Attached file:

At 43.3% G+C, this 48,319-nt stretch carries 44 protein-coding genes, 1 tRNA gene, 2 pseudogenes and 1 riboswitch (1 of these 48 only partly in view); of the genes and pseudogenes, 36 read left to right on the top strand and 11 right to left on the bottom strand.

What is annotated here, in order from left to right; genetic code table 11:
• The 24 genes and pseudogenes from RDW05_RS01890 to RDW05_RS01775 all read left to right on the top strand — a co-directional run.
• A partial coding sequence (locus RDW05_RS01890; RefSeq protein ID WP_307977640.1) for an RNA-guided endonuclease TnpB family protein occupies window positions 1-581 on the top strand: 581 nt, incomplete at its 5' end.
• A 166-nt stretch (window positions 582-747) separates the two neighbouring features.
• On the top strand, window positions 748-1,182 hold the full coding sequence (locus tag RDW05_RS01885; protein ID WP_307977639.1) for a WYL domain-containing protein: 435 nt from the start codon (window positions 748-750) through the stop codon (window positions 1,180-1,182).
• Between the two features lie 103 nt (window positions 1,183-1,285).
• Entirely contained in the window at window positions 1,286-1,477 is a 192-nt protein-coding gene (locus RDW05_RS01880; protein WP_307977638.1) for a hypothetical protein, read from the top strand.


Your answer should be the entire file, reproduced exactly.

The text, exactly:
At 43.3% G+C, this 48,319-nt stretch carries 44 protein-coding genes, 1 tRNA gene, 2 pseudogenes and 1 riboswitch (1 of these 48 only partly in view); of the genes and pseudogenes, 36 read left to right on the top strand and 11 right to left on the bottom strand.

What is annotated here, in order from left to right; genetic code table 11:
• The 24 genes and pseudogenes from RDW05_RS01890 to RDW05_RS01775 all read left to right on the top strand — a co-directional run.
• A partial coding sequence (locus RDW05_RS01890; RefSeq protein ID WP_307977640.1) for an RNA-guided endonuclease TnpB family protein occupies window positions 1-581 on the top strand: 581 nt, incomplete at its 5' end.
• A 166-nt stretch (window positions 582-747) separates the two neighbouring features.
• On the top strand, window positions 748-1,182 hold the full coding sequence (locus tag RDW05_RS01885; protein ID WP_307977639.1) for a WYL domain-containing protein: 435 nt from the start codon (window positions 748-750) through the stop codon (window positions 1,180-1,182).
• Between the two features lie 103 nt (window positions 1,183-1,285).
• Entirely contained in the window at window positions 1,286-1,477 is a 192-nt protein-coding gene (locus RDW05_RS01880; protein WP_307977638.1) for a hypothetical protein, read from the top strand.